Prior to the invasion of Iraq, noted humanitarian Rupert Murdoch suggested that one fantastic result of the war would be oil at $20 a barrel. Quite aside from being about as bare-knuckled an expression possible of the deep immorality of the war — an absence of hypocrisy usually held to be ‘refreshing’ by those not in its cross-hairs — it is also as prime an example of the cackhandedness of those who counted on a ‘nice little war’. Oil is currently standing at $46 a barrel and it isn’t coming down anytime soon. The continued occupation has called out insurgents of a wide variety of motives from both the Iraqis themselves and from surrounding countries. The US- sponsored Government has, in the past weeks, reintroduced the death penalty for ‘crimes threatening national security’; banned Al-Jazeera; issued arrest warrants for former US-favoured leader Ahmed Chalibai (on real or spurious charges — who knows?); attacked — with unknown civilian casualties — its own cities and people; and is possibly using torture. The US is devoid of an exit strategy, its low personnel, hi-tech army is overstretched by the commitment, and Guantanamo Bay and Abu Ghraib has not only taken the US to its lowest level of trust in the Islamic world, but has put permanent distance between itself and its allies. Inquiries in the UK and Australia have established that politicised and compliant intelligence services fed the Bush, Blair and Howard Governments what they wanted to hear. This has, incredibly, let these Governments off the hook since it is now clear that they ignored evidence to the contrary — such as that of former UN inspector Scott Ritter — that there were no WMD.
It is a political failure of the first order, but that would not of itself be a condemnation if the cause had been just. More crucially, it was a crime and a moral disaster. But of what does that moral disaster consist?
The most serious argument — for those on the Left — in favour of the Iraq invasion has been put by old anti-war activists (and current and ex-Maoists) Albert Langer and Barry York, who argue that, whatever the mix of motives and however much past US administrations have been complicit in the rule of Saddam Hussein, the net effect of the invasion and occupation will be to give history a nudge forward. The Iraq assembly may well be a US-dominated puppet, but it will have a parliamentary form and the apparatus of bourgeois democracy missing from Saddam’s dictatorship. The proponents of such an argument cheerfully acknowledge that it is opportunistic, and is no template for a general philosophy of America’s role in the world — they would not presumably support a similar action against the increasingly repressive regime of Cuba, for example — but point out that the revolutionary Left has never been overly concerned about abstract principles of action. Where exactly does the objection to that lie?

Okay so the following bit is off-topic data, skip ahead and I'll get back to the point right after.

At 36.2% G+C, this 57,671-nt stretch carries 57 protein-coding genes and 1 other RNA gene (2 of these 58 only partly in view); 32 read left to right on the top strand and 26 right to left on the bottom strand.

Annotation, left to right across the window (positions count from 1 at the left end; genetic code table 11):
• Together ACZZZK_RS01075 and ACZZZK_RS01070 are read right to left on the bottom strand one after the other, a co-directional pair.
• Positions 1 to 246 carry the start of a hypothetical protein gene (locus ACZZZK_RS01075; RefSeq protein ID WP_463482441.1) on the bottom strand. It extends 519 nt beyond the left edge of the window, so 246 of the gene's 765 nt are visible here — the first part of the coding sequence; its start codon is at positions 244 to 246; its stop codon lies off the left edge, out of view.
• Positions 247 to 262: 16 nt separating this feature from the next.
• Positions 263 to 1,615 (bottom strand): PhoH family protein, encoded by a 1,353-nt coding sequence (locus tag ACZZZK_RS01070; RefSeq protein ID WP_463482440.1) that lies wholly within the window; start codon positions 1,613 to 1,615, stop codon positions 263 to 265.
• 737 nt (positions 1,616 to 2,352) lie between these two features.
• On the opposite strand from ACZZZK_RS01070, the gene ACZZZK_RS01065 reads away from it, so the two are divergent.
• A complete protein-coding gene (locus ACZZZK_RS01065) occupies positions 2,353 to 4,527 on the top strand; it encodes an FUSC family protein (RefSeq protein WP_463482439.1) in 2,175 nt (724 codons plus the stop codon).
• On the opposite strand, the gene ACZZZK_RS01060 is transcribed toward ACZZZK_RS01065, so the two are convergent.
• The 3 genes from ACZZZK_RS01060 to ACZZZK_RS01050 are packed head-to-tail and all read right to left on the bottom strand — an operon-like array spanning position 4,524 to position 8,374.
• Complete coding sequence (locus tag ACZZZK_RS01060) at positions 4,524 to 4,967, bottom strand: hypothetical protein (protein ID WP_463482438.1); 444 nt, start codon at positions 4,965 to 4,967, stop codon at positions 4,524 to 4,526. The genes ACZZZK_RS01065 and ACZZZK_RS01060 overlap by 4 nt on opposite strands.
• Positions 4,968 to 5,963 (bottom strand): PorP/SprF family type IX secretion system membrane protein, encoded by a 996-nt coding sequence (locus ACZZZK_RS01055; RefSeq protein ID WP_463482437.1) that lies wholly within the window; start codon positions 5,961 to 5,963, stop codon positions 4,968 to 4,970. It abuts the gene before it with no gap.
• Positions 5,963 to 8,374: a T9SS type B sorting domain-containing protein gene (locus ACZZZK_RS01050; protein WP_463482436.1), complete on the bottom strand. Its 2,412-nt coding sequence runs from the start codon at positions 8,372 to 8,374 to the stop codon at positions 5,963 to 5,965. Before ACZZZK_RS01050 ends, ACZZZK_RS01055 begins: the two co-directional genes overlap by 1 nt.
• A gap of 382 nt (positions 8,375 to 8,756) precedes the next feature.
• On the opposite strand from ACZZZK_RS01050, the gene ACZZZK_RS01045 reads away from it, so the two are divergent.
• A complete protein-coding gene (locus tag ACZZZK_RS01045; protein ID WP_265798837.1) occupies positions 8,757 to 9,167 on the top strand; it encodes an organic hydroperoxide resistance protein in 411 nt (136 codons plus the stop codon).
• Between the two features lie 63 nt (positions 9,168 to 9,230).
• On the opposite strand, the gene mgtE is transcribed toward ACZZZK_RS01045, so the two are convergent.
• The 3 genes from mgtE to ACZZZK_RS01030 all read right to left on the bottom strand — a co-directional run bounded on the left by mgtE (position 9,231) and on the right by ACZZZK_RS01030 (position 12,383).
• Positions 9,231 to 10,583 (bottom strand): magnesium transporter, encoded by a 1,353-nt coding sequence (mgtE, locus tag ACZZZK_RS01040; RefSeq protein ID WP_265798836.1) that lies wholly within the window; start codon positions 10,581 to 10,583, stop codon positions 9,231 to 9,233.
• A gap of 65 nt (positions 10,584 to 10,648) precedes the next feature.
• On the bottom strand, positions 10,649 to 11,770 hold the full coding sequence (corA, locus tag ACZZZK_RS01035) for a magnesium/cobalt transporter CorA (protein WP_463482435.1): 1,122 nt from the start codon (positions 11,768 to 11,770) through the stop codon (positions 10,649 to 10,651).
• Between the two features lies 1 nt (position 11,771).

It is in this context that the question of means and ends can be brought into a less abstract consideration. If what is to be the subject of military intervention is the destruction of a whole society, or a group within it, then the capacity for life is being removed. If the end is saving the lives, and ways of life, of the population in question then one can assume they would overwhelmingly consent to people ‘doing what had to be done’ to achieve such an end. Genocide has been one possible demarcation of such a state, but the whole concept of ‘genocide’ is both so wide-ranging and yet also exclusionary — it does not cover what is now known as politicide: the mass killing of groups which do not have a distinctive ethnic communality — that it risks becoming an arbitrarily deployed label.
The Iraq pro-war parties have made much of endlessly recirculated and steadily boosted figures of those murdered by the Baathist regime. There is no doubt that throughout the 1980s and after the failed Kurdish/Shiite uprising of 1991 (failed because the Americans broke their promise of support to the insurgents) Saddam’s regime engaged in high-level murder. But that had long since ceased, simply because of the imposition of no-fly zones, the enforced shrinkage of Saddam’s army and the latter’s desire to tow the line. It was a grisly regime — Amnesty suggests that hundreds were executed annually and thousands tortured — but the level of violence simply did not warrant the tremendous violence unleashed by the rapid war that transpired. Attempts to paint it as a 1984-style totalitarian state are off the mark. It was not, as one could justly say North Korea is, a ‘totally totalitarian’ state that reaches into social life and transforms it into an empty power-cult. If it was totalitarian, it was so in the manner of Mussolini’s Italy — one in which an overlay of political dominance through violence and political kitsch did not disrupt the capacity of many people to live relatively meaningful lives. The principle source of misery for the Iraqi people in the 1990s was the unnecessary suffering caused by the imposition of sanctions on goods that should never be embargoed, such as essential medicines and foodstuffs. That does not mean the regime should be approved of, or that resistance should not be supported, but it does mean that the very serious act of going to war against a people, and justifying it as being in their own best interests, is not even close to being legitimite.